Given the pace of change during March, there was an urgent need for a responsible body to monitor pressures affecting the care home sector. The Care Quality Commission (CQC) would normally be the organisation playing such a role, given that it is charged with ensuring: ‘health and social care services provide people with safe, effective, compassionate [and] high quality care’. Yet, precisely at the point when people were being ejected from hospital, the CQC suspended (on March 16)  routine inspections in care homes following pressure from ‘system leaders and NHS bosses’9. The NHS Confederation was quoted as saying that ‘Front line staff will breath a sigh of relief’9, and that inspections would be an ‘inevitable distraction’9. The RGCP said it would enable GPs to dedicate their time to providing care. This action was taken ahead of the implementation of an alternative inspection methodology to assess how homes were managing the spread of the virus. Given doubts about the quality of care in the sector, dropping inspections was always likely to be risky. The CQC’s 2019 State of Care10 report found only 3% of homes rated as ‘outstanding’; 15% (3,373 homes) were rated as ‘needing improvement’; and 1% (285) inadequate. Evidence about the monitoring of homes since the dropping of inspections is not reassuring. The survey by the Alzheimer’s Society cited earlier found that 75% of care homes reporting that GPs were reluctant to undertake visits. The CQC itself delayed for nearly a month before it started asked care homes specifically whether people were dying from confirmed or suspected Covid-1911. By mid-May, families of care home residents were calling for the restart of CQC inspections, with the director of the Relatives and Residents Association quoted as saying: ‘As care homes went into lockdown and restricted visits from family members, this coincided with a relaxing of the normal checks and processes to ensure older people receive quality care…Inspections should be restarted with training, PPE and selecting the homes where concerns have been raised or which are known to be struggling’12.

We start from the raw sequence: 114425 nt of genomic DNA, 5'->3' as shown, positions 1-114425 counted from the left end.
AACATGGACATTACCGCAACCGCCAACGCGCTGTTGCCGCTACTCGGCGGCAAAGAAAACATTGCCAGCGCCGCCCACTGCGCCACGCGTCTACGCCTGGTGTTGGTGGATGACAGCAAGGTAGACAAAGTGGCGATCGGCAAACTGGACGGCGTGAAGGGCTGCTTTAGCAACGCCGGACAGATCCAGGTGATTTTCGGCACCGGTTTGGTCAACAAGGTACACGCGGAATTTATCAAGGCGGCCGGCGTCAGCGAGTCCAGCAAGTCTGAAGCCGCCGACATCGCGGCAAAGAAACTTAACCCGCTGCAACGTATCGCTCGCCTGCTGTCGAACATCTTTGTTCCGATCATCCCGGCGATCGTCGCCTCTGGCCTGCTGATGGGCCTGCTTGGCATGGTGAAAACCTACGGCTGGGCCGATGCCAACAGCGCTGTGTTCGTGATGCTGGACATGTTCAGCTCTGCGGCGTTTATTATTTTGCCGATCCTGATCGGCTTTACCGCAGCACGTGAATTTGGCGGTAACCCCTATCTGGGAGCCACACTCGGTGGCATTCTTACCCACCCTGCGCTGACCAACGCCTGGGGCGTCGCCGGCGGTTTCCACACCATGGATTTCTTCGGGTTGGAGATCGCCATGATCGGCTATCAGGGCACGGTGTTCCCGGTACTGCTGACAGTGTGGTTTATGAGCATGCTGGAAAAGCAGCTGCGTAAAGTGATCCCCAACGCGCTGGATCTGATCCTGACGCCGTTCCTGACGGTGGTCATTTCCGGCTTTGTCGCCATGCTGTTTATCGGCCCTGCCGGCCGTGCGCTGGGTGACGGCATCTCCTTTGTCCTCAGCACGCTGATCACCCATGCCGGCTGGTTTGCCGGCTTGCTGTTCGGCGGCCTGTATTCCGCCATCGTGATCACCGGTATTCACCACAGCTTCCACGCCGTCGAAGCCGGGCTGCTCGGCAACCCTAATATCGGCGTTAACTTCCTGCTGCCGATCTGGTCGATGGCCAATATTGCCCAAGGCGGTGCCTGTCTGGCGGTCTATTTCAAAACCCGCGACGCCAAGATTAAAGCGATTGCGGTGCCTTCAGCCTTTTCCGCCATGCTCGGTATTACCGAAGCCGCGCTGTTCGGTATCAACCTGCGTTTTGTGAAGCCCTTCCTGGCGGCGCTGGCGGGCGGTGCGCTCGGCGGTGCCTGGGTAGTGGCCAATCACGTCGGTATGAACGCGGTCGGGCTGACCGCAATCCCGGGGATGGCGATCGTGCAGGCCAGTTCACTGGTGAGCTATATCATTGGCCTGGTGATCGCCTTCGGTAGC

And what of the other responsible body: that of care home providers? With 15,000 care homes in England alone, developing a unified response to the Covid-19 crisis was always going to be a challenge. Certainly, owners have reason to complain about their treatment both by the Department of Health and Social Care, and the NHS. But they must also take their share of the blame. The care sector went into the crisis badly prepared, with (in England) a 40% staff turnover; 122,000 vacancies; 25% of workers on zero hour contracts13; and financial instability a major problem for large and small homes alike. Complaints have been voiced about the cost of PPE, but the lack of any central planning means that homes compete with one another for supplies, driving up costs. Even more serious has been the reliance upon (increasingly expensive) agency staff (10% of the social care workforce). The tendency for agency workers to be employed across multiple homes, may itself, according to a report from PHE, have been a factor in the spread of the virus14. Finally, the big five providers of residential and nursing home care – averaging over 10,000 beds – might have been expected to do some long-term planning for Covid-19 type situations. However, their own financial difficulties restrict what they can do. Weiss observes that the 26 largest providers of care home services in the UK pocket around £1.5bn from an annual revenue of £15bn for lease agreements, dividends, and debt repayments: ‘these businesses need profit margins of at least 12 per cent to be able to repay their debt, before reinvesting in staffing and the running of their homes, which could be unrealistic in a sector that operates on thin profit margins’15. And profit margins are likely to become even slimmer as deaths from Covid-19 increase costs and reduce bed occupancy.